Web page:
Seven choral students gave up their Saturday recently to lead a clinic for and share their gifts and talents with middle school students from throughout the Diocese of Raleigh.
The free clinic, which ran from 9 a.m.to 2 p.m. on October 27, drew 26 students from local, Catholic middle schools who learned and performed songs from The Greatest Showman, the musical inspired by the life of P.T. Barnum. By attending the Saturday clinic these students not only enhanced their skills but gained a preview of the extensive array of arts opportunities Gibbons offers, said Choral Director Martha Zaldivar. For the Gibbons students, she said the clinic was a chance for them to showcase their school and program, as well as to give back and grow as leaders.
There is joy in sharing good quality, fun, choral music, said Choral Director Martha Zaldivar.
While this is the first time the October clinic was offered, Zaldivar said it represents an expansion of outreach efforts to middle schools. It joins the annual Choral Christmas Clinic, which has been offered each December for the last several years. It takes place this year on December 7th at 7:30 p.m.
To be sure, the choral clinics are just one example of the outreach efforts Gibbons extends to its Catholic middle school partners. Last month, for instance, Gibbons also hosted the Fifth Annual Middle School Leadership Conference, which came two months after its two-year-old Middle School Leadership Conference for Educators. In addition, Gibbons parents serve as liaisons with our partner schools through the Middle School Ambassador Program. And the theater and music departments as well as Gibbons technology and athletics also offer programs specifically designed for middle schoolers.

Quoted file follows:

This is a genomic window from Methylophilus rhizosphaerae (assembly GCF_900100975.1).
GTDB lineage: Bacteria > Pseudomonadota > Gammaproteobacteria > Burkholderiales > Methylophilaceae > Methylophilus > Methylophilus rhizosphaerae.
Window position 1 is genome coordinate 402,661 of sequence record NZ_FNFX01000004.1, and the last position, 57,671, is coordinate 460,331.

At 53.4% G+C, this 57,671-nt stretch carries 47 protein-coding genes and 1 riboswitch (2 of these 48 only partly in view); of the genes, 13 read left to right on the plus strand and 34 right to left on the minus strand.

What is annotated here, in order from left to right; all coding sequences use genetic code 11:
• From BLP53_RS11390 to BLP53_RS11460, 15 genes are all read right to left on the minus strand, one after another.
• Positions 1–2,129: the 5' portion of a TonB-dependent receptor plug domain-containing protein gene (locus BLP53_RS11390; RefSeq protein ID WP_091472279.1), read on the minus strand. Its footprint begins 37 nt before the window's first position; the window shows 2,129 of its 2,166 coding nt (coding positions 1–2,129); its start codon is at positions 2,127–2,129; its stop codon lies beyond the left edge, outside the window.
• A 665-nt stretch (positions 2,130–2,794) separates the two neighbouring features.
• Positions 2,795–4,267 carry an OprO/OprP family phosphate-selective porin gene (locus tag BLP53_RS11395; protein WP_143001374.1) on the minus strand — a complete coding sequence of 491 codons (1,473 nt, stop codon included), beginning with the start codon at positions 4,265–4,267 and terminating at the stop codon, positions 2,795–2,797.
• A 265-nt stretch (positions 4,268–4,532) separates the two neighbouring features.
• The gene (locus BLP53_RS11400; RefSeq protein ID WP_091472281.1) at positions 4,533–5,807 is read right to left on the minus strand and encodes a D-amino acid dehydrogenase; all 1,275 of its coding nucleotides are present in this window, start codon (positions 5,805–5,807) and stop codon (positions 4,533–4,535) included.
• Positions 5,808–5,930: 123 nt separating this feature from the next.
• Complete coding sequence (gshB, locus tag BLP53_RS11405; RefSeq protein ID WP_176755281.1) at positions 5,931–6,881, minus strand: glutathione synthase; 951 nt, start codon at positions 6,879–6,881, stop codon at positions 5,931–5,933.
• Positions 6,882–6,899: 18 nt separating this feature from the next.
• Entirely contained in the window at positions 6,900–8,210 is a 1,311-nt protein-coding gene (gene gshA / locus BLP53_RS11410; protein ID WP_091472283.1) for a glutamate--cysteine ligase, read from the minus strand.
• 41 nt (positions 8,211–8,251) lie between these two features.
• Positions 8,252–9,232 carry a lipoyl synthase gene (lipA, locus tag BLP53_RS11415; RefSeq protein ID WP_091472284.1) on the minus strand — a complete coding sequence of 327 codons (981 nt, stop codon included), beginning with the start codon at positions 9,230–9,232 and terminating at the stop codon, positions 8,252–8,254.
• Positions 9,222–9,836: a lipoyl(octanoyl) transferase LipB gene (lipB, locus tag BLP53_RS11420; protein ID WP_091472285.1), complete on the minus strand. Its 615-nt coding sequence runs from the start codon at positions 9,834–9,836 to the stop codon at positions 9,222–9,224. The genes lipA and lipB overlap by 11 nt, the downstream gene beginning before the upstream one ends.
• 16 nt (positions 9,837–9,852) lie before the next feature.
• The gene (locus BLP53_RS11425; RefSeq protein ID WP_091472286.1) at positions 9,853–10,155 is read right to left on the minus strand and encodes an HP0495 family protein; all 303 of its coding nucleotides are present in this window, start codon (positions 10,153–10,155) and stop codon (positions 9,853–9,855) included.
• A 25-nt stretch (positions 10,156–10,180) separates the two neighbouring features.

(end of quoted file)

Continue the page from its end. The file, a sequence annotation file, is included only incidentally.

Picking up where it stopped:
And outreach efforts continue to expand as is evident by the October choral clinic. During the clinic participants did vocal warmups as well as physical ones, learned and performed songs, had fun, and “gave middle schoolers a chance to see what chorus is like in high school,” said Mihir Nagaraj ’19 who helped run the clinic. Describing the importance of providing such a clinic to younger students he noted: “Coming into high school, chorus provided me with a constant and supportive community, so I hope that these middle schoolers felt that sense of community and have that when they go to high school.”
Asked what he liked most about the clinic, Theo Macomber, a sixth grader at St. Michael Catholic School in Cary, said, “I liked learning new songs and meeting new people from the other diocesan schools.”